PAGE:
Naturally, light blue and white go with everything, so these two see a lot of use. I also own one in a light pink and a light grey. I don’t wear them quite as often, but they do come out once in awhile, so I hang onto them.
Chambrays in all shades are a mainstay in my lean, minimalist wardrobe.
I have a few versions with different styles, from short-sleeve to long-sleeve band collars and button-down collar popovers, like the one on the left.
These two see the most use: the light blue chambray popover and the standard medium blue chambray with button down collar and extended tab collar.
I’ve owned a bunch of plaid shirts in the past, but my favorites have always been this red, black, and grey check (slight lumberjack vibe) and black watch, both from J.Crew (though not available as of this writing).
So, I’ve whittled down my winter-weight shirts to these two plaids in flannel. I like to pair them with any of the casual pants I pointed out above: dark denim, caramel chinos, or charcoal chinos.
These shirts in particular provide more warmth compared to all the other casual shirt options I’ve featured here, since they’re made from a cozy, heavier-weight flannel.
Midlayers are your best friends during fall and winter. In fall, they can serve as your outerwear piece if it isn’t cold enough for a coat. And during the winter, they’re the perfect layering piece over a shirt and underneath a peacoat for added warmth.
On the left is an example of a casual spring / summer midlayer – a lightweight cotton wide stripe sweatshirt. Feels a bit nautical, perfect for warm weather. On the right is a thicker grey and brown marled wool sweater I typically wear with denim and chinos.
For a formal outfit, I’d probably go with something a bit more refined, like a fine-knit merino V-neck or cardigan.
I have plenty of belts, but I find myself using the same 2-3 almost every day. For my casual outfits, a grey canvas belt, and depending on my shoes, a tan cognac or medium-dark brown belt.
Huge fan of Anson Belts because of the micro-adjustability and the large selection of leather and canvas options. I suggest the 1.5″ width if you’re looking to customize your own.
Hats—fedoras, in particular—may not be for everyone, but I wear them all the time.
Wool felt in the colder months, packable straw versions for the warmer months, or whenever I’m lucky enough to hop down to Miami or somewhere else with humidity and palm trees.
Just make sure you choose a fedora with a classic brim (2.5-3″ wide), not the stingy brim versions that douchebags always seem to wear.
I love wearing military-influenced field jackets, especially during those transitional months in spring and fall.
These are two that see the most use in my closet. The green jacket on the left is a Canada army-issued MK II (I’m wearing it here). The left is a heavier-weight field jacket from J.Crew. This model is the closest version they have, as of this writing.
Finally, a denim jacket is another good light outerwear option. If you get the right shade, similar to the Buckman or Spire colorways here, you can wear it with medium or dark-blue denim (without going full Canadian Tuxedo), as well as your caramel and charcoal chinos.
My buddy Peter has a great tip when it comes to sport coats: Look at them as jackets instead of half a suit.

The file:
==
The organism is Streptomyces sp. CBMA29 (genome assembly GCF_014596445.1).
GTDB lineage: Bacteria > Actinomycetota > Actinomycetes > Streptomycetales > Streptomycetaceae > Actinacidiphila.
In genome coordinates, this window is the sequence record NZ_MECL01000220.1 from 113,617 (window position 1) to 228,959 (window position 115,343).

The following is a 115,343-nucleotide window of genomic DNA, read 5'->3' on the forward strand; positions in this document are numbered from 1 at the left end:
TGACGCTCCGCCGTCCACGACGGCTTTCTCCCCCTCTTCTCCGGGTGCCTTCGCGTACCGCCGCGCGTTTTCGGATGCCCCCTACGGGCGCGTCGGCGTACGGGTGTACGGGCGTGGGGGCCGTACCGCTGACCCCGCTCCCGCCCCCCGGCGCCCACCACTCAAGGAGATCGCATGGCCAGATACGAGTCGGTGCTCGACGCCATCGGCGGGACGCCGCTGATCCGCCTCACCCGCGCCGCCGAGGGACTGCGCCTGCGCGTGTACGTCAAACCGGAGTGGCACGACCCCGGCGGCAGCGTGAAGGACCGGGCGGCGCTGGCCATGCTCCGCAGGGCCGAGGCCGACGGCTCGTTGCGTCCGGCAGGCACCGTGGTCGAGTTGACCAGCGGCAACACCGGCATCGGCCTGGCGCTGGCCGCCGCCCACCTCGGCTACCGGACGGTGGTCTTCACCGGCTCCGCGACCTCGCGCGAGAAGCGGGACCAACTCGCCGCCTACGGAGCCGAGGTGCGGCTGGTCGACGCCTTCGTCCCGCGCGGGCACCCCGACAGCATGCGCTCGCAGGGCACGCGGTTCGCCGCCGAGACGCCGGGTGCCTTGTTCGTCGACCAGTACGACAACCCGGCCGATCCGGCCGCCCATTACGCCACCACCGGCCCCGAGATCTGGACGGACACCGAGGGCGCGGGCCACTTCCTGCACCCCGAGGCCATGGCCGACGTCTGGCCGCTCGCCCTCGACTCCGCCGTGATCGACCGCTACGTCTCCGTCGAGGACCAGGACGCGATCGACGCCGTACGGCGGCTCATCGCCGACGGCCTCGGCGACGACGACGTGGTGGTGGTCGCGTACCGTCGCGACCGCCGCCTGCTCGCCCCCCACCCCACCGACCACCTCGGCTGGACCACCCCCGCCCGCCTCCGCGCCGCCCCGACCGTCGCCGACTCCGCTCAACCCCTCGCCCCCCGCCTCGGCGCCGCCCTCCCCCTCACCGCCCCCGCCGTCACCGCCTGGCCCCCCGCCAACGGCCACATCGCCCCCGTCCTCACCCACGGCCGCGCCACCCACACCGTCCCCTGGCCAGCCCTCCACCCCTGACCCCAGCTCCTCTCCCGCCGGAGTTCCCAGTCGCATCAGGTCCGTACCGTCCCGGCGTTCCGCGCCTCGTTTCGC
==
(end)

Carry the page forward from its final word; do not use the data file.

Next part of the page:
You throw jackets on without a second thought. You can do the same with sport coats, too. Sure, they can be dressed up with a shirt, tie, and trousers, but you can also wear them with denim and a T-shirt… or like me and my default uniform: denim, OCBD, and loafers.
These three colorways will serve you well if you’re still trying to figure out which sport coats you should buy first: one in a medium grey with a bit of texture, a brown or tan-colored jacket (mine has a glen check pattern), and a navy jacket (this one being a double-breasted, brighter navy).
I bought an incredible Canada Goose Citadel parka when I first moved to NYC, and it saw plenty of use my first winter here. But honestly, it hasn’t been that cold since.
In contrast, I use my J.Crew pea coat almost every day during winter. It’s perfect for layering and protects me from most New York winter days. If you’re further north or west, you may need something more substantial (like the Canada Goose coat), but for me, this works just fine.
I mentioned earlier that I don’t have to dress formally too often (I’m more of a chinos-slash-jeans-and-sport-coat guy), but I have a few lace-ups that fit the bill should I have to throw on a suit. These black oxfords with subtle wingtip detail and plain oxblood bluchers are my “dressiest” pairs.
The Allen Edmonds Strand on the right would serve as my least formal pair, based on color and broguing (but these days, still totally fine with a suit). I wear these with dark denim as well as wool trousers.
Finally, my casual line-up. This obviously spans the spectrum, from “running errands” casual to “drinks and a nice dinner” smart, sharp, dressy casual.
Some see more use during certain seasons. The unlined suede loafers and boat shoes are more spring and summer, while the suede chukkas (part of a Massdrop x AE collab) and leather chelseas are more fall and winter. The white sneaks are year-round, of course. (Here’s a similar pair, The Stan Smith Adidas.)
What are YOUR wardrobe essentials?
Finding a definitive list of wardrobe essentials is tough, mostly because every guy has different needs. My essentials may not work for a guy who lives in suits during the week (and vice versa).
But finding YOUR definitive list is much easier. You just have to observe yourself, see what you do during the week, consider the weather where you live, and how much you’re willing to spend.
Will your essentials change? Over time, sure, probably. I own and wear things regularly today that I didn’t have 5 years ago. I can think of items I wore 5 years ago that I wouldn’t dare wear today.